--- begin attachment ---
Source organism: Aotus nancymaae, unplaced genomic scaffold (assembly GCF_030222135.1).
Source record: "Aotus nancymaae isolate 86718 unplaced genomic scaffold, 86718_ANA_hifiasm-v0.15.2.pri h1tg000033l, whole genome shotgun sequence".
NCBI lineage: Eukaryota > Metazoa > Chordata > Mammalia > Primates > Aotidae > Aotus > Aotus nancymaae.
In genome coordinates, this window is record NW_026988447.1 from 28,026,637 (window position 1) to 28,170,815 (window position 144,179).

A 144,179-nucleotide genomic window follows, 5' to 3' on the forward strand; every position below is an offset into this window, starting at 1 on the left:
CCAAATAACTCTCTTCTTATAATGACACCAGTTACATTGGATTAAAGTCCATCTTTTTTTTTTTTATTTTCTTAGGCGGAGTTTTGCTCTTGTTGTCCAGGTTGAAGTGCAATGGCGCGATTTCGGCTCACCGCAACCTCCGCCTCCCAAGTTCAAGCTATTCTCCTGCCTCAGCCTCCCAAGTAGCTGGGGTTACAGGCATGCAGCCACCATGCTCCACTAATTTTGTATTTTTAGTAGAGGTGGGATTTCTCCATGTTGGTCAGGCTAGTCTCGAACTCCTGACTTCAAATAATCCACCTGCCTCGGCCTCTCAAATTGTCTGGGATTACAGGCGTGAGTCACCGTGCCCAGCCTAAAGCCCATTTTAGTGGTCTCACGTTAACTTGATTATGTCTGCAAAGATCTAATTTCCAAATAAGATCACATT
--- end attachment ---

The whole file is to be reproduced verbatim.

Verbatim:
Source organism: Aotus nancymaae, unplaced genomic scaffold (assembly GCF_030222135.1).
Source record: "Aotus nancymaae isolate 86718 unplaced genomic scaffold, 86718_ANA_hifiasm-v0.15.2.pri h1tg000033l, whole genome shotgun sequence".
NCBI lineage: Eukaryota > Metazoa > Chordata > Mammalia > Primates > Aotidae > Aotus > Aotus nancymaae.
In genome coordinates, this window is record NW_026988447.1 from 28,026,637 (window position 1) to 28,170,815 (window position 144,179).

A 144,179-nucleotide genomic window follows, 5' to 3' on the forward strand; every position below is an offset into this window, starting at 1 on the left:
CCAAATAACTCTCTTCTTATAATGACACCAGTTACATTGGATTAAAGTCCATCTTTTTTTTTTTTATTTTCTTAGGCGGAGTTTTGCTCTTGTTGTCCAGGTTGAAGTGCAATGGCGCGATTTCGGCTCACCGCAACCTCCGCCTCCCAAGTTCAAGCTATTCTCCTGCCTCAGCCTCCCAAGTAGCTGGGGTTACAGGCATGCAGCCACCATGCTCCACTAATTTTGTATTTTTAGTAGAGGTGGGATTTCTCCATGTTGGTCAGGCTAGTCTCGAACTCCTGACTTCAAATAATCCACCTGCCTCGGCCTCTCAAATTGTCTGGGATTACAGGCGTGAGTCACCGTGCCCAGCCTAAAGCCCATTTTAGTGGTCTCACGTTAACTTGATTATGTCTGCAAAGATCTAATTTCCAAATAAGATCACATT